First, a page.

Amid crumbling dock-side concrete, weeds, and graffiti—exactly the kind of wasteland in which Lelonek might discover riches—stands Jevgeni Zolotko’s The Sacrifice (2018), a gray trailer for carrying livestock reminiscent of those in which Latvians were transported to Siberia during mass deportations under Joseph Stalin. The trailer emits disconcerting banging noises, but it is unclear whether animals or humans are trapped inside: a confusion that deftly evokes the cruelty with which humans treat each other and other species. Located outside in the industrial port area of Andrejsala, it is one of several works to explore borders and migration. In Karel Koplimets’s photography and video installation Case No. 11. Talsinki (2016/18), Estonian laborers head to work on the Helsinki-Tallinn ferry while Finns head the opposite direction to fill their suitcases with cheap booze. Transitions of a different kind are explored in a nearby former cork factory. Sven Johne’s Anomalies of the early 21st century / Some case studies (2015) comprises 66 wall-mounted short stories—some fictional, others based on real people—illustrated with portrait photographs sourced online: a record-breaking German swimmer who retired at 24 to open an ice cream parlor, a Polish TV editor who went to live in the woods.

A highlight arrives in the adjacent galleries in Sporta iela 2, another old industrial building. In the first gallery is Hannah Anbert’s Sacred Work Fashion Collection (2016–18), a series of glamorous but useless workwear prototypes—a floor-length, fur-trimmed yellow neoprene apron, for example—exhibited on pedestals. Next door is Taus Makhacheva’s Dear R., R., K., S., M., A., C., S., K., I., G., L., A., A., L., P., G., E., J., D., M., C., B., O., F., F., R., D., M., E., L., I., F., L., A., M., T., K., K., L., P., F., V., A., L., L.. (2018), a room of numerous portable speakers of various brands and colors mounted on tripods, each whispering emailed apologies for late replies. The result is a gentle (and grimly familiar) cacophony. Side by side, the works wittily point to the sad absurdity of much modern labor. Labor of a more effective kind has taken place behind the scenes to ensure harmonious relations between RIBOCA and the city’s existing art scene. The sensitivity with which Gregos responds to each venue further roots the biennial in Riga’s urban landscape, but there are moments—most notably in the biology faculty—when this approach becomes so narrow that one’s thoughts start to feel predetermined. RIBOCA foregrounds much-discussed contemporary concerns—science is the new religion, there is too much plastic in the seas, technology has changed our lives beyond recognition, and so on—but leaves the viewer wondering whether art is the best medium to hammer home such information. Might art be better placed to ask—as Latvian writer Nora Ikstena does in Soviet Milk, her novel of a mother and daughter living under Russian rule and its collapse—“What to do with the truth?”22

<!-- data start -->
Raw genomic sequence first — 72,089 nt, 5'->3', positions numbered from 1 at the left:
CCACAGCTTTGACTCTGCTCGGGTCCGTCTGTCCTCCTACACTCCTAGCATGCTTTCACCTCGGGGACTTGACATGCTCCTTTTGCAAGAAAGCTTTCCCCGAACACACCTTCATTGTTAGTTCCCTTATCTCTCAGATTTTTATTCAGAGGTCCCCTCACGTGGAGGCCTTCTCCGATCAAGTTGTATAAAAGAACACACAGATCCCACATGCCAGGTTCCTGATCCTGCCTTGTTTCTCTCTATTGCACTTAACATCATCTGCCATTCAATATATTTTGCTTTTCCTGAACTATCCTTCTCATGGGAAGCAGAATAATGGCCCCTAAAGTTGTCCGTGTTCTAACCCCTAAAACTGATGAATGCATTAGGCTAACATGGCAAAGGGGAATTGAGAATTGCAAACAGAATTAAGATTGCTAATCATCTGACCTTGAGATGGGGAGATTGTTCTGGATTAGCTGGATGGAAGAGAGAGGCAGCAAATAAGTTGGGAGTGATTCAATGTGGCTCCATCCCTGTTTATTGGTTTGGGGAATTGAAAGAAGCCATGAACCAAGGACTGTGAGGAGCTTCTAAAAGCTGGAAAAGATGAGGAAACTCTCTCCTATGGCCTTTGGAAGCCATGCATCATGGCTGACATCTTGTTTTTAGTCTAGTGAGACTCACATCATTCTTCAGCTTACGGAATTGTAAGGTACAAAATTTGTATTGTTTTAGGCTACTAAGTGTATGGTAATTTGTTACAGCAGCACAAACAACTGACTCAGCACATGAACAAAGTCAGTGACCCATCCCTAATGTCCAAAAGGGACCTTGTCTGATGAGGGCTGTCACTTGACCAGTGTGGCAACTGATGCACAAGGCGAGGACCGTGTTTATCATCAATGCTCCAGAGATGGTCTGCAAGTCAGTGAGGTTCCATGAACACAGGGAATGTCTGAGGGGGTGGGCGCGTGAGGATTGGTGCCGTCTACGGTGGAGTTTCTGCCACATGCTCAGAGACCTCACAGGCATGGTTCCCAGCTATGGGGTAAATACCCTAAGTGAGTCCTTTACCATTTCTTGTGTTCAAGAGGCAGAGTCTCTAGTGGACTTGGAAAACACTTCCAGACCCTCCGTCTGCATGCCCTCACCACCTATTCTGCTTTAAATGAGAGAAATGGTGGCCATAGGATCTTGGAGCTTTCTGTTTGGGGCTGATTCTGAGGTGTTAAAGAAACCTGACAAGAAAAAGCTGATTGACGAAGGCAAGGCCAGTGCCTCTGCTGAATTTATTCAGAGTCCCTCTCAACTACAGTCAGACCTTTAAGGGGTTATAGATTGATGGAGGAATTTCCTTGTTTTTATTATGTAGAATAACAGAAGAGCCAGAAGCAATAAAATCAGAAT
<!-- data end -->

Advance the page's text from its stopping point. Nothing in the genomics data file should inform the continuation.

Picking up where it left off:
Nora Ikstena, Soviet Milk, trans. Margita Gailitis (London: Peirene Press, 2018), 132.
Art need not just depict the world. It can act, intervene, or imagine it anew.